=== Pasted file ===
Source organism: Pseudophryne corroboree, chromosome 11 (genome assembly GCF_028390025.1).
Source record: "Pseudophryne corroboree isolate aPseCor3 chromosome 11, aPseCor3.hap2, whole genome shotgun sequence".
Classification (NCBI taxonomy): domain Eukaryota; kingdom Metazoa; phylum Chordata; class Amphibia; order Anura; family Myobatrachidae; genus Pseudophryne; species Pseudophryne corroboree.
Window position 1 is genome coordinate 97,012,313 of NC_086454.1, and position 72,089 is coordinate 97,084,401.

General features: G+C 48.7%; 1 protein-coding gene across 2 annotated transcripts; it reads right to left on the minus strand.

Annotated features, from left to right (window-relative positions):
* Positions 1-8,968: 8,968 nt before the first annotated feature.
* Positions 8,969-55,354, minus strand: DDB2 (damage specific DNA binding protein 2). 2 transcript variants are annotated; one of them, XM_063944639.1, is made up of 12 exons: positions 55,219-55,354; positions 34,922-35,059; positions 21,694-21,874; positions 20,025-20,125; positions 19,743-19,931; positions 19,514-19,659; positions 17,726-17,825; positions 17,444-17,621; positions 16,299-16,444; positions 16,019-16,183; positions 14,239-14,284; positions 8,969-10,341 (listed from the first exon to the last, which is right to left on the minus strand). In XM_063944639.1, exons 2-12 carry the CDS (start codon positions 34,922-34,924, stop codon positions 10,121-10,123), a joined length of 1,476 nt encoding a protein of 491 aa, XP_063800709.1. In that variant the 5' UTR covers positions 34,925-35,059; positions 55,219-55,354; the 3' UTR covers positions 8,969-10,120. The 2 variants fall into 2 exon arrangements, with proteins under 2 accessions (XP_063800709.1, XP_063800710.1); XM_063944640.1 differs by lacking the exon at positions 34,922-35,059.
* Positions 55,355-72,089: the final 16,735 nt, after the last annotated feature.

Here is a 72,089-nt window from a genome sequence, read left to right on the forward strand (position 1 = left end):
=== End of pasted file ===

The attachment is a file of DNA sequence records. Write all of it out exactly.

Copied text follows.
Source organism: Pseudophryne corroboree, chromosome 11 (genome assembly GCF_028390025.1).
Source record: "Pseudophryne corroboree isolate aPseCor3 chromosome 11, aPseCor3.hap2, whole genome shotgun sequence".
Classification (NCBI taxonomy): domain Eukaryota; kingdom Metazoa; phylum Chordata; class Amphibia; order Anura; family Myobatrachidae; genus Pseudophryne; species Pseudophryne corroboree.
Window position 1 is genome coordinate 97,012,313 of NC_086454.1, and position 72,089 is coordinate 97,084,401.

General features: G+C 48.7%; 1 protein-coding gene across 2 annotated transcripts; it reads right to left on the minus strand.

Annotated features, from left to right (window-relative positions):
* Positions 1-8,968: 8,968 nt before the first annotated feature.
* Positions 8,969-55,354, minus strand: DDB2 (damage specific DNA binding protein 2). 2 transcript variants are annotated; one of them, XM_063944639.1, is made up of 12 exons: positions 55,219-55,354; positions 34,922-35,059; positions 21,694-21,874; positions 20,025-20,125; positions 19,743-19,931; positions 19,514-19,659; positions 17,726-17,825; positions 17,444-17,621; positions 16,299-16,444; positions 16,019-16,183; positions 14,239-14,284; positions 8,969-10,341 (listed from the first exon to the last, which is right to left on the minus strand). In XM_063944639.1, exons 2-12 carry the CDS (start codon positions 34,922-34,924, stop codon positions 10,121-10,123), a joined length of 1,476 nt encoding a protein of 491 aa, XP_063800709.1. In that variant the 5' UTR covers positions 34,925-35,059; positions 55,219-55,354; the 3' UTR covers positions 8,969-10,120. The 2 variants fall into 2 exon arrangements, with proteins under 2 accessions (XP_063800709.1, XP_063800710.1); XM_063944640.1 differs by lacking the exon at positions 34,922-35,059.
* Positions 55,355-72,089: the final 16,735 nt, after the last annotated feature.

Here is a 72,089-nt window from a genome sequence, read left to right on the forward strand (position 1 = left end):